Thank you for reporting on this, Rob. To say that I am disappointed in Bauters and the Mayor is an understatement. I have seen my area degrade in just the two years I have been here. When the police are involved, they say there is nothing they can do, when I alerted an officer to the obvious smell of crack and smoke coming from the bathroom at the Pixar skatepark, I was met with a smile, but 20 minutes later, the group were still inside. The efforts to repurpose unused areas, such as the dog park, seem to fall on deaf and defiant ears. So the dogs and I just step around the trash, feces, and intoxicated and wait for the next election. This is a complicated problem, but I haven’t heard of any plan by the city to address it.

    • Rob Arias says:

      Thanks Sarah, there are a lot of parallels between Vickie Jo’s Community Garden and our dog park. Both were resident initiated and wildly supported by neighbors (sadly, the dog park ran up against local government bureaucracy and politics). I don’t think you’ll ever hear anyone say, “Ya know, that community dog park/community garden really ruined the neighborhood!” 😉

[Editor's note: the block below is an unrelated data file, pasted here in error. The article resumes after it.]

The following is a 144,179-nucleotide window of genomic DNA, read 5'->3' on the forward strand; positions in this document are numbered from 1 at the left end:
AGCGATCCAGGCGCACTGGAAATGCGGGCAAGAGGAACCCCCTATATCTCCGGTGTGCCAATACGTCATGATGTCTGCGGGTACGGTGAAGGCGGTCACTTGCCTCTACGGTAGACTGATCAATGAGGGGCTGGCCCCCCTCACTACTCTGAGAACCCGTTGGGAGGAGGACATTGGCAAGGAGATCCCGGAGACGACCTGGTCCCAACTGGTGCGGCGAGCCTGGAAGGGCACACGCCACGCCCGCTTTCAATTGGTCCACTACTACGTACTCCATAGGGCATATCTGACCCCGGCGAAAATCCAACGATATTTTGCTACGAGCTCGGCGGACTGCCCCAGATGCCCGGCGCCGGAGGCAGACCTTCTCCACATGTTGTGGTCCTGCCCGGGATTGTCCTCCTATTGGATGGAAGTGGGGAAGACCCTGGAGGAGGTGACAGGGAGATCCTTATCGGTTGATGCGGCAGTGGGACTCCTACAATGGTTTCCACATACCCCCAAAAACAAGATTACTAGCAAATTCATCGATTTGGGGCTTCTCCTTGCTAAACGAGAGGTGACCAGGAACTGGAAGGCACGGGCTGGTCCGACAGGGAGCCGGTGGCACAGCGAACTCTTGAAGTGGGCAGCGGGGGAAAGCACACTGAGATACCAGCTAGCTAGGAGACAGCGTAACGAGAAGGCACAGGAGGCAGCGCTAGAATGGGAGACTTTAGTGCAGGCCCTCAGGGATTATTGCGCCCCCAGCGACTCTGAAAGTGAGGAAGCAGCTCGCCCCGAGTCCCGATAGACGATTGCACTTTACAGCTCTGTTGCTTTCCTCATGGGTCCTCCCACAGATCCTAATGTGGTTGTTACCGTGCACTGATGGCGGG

Your observation about the EPD is also on point as the police are frustrated because they witness the same folks breaking into cars and slowly killing themselves with drugs and they can do nothing to compel them into treatment or the shelters that they desperately need without the threat of jail time because of Prop 47 (carrot, but no stick). I think there are some on our city council who would like to slowly replace officers with social workers.

      Like you pointed out, complicated problem. I think it’s going to get worse before it gets better.

  3. Anonymous says:

    This isn’t a housing problem, it’s a substance abuse and mental health problem. Adding more affordable housing isn’t going to solve these problems.

  4. Resident says:

    The City workers should be worried about Hep C too, not just A. There is no vaccine for C. Needle sticks can have some nasty virus’s attached.

  5. Cameron says:

    Rob — you have a couple of responses to this article over on Nextdoor. Any input as to why you followed such a dire description of the encampments with the phrase, “It’s not Oakland though”?

    • Rob Arias says: